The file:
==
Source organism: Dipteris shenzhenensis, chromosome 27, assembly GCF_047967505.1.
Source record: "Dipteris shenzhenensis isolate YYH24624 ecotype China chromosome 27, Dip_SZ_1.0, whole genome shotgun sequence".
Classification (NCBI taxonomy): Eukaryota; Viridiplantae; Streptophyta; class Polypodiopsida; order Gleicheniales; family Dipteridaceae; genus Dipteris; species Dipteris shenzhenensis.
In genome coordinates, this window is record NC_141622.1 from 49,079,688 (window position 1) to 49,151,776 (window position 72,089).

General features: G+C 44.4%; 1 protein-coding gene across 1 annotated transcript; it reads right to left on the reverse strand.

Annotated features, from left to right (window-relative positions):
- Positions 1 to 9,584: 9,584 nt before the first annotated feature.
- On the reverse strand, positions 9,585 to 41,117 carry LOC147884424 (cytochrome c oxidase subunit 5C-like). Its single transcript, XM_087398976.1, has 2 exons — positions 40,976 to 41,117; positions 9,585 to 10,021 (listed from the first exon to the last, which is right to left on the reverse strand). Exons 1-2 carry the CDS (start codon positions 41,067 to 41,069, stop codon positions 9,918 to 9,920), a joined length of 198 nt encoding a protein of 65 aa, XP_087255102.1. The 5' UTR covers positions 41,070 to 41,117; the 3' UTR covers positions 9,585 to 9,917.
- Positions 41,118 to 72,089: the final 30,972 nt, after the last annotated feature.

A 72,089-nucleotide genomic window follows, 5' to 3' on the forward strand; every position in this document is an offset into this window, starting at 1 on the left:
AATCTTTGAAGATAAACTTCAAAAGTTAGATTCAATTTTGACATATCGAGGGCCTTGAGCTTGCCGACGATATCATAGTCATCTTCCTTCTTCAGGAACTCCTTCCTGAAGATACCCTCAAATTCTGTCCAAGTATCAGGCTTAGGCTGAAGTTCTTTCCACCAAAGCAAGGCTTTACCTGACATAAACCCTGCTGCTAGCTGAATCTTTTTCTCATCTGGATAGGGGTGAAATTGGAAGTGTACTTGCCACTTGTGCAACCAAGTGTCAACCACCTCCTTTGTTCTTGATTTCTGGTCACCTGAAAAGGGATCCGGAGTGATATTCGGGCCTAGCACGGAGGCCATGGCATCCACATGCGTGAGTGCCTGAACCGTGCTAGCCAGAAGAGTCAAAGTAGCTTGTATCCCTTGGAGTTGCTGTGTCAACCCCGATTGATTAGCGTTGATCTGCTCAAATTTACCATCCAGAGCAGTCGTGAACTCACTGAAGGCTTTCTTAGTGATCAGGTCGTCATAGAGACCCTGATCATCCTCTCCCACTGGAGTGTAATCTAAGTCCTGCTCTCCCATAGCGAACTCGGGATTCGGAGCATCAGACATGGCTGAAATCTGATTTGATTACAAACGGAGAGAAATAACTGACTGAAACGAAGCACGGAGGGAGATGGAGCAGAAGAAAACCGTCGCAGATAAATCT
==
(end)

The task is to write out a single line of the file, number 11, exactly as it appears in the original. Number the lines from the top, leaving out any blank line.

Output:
AATCTTTGAAGATAAACTTCAAAAGTTAGATTCAATTTTGACATATCGAGGGCCTTGAGCTTGCCGACGATATCATAGTCATCTTCCTTCTTCAGGAACTCCTTCCTGAAGATACCCTCAAATTCTGTCCAAGTATCAGGCTTAGGCTGAAGTTCTTTCCACCAAAGCAAGGCTTTACCTGACATAAACCCTGCTGCTAGCTGAATCTTTTTCTCATCTGGATAGGGGTGAAATTGGAAGTGTACTTGCCACTTGTGCAACCAAGTGTCAACCACCTCCTTTGTTCTTGATTTCTGGTCACCTGAAAAGGGATCCGGAGTGATATTCGGGCCTAGCACGGAGGCCATGGCATCCACATGCGTGAGTGCCTGAACCGTGCTAGCCAGAAGAGTCAAAGTAGCTTGTATCCCTTGGAGTTGCTGTGTCAACCCCGATTGATTAGCGTTGATCTGCTCAAATTTACCATCCAGAGCAGTCGTGAACTCACTGAAGGCTTTCTTAGTGATCAGGTCGTCATAGAGACCCTGATCATCCTCTCCCACTGGAGTGTAATCTAAGTCCTGCTCTCCCATAGCGAACTCGGGATTCGGAGCATCAGACATGGCTGAAATCTGATTTGATTACAAACGGAGAGAAATAACTGACTGAAACGAAGCACGGAGGGAGATGGAGCAGAAGAAAACCGTCGCAGATAAATCT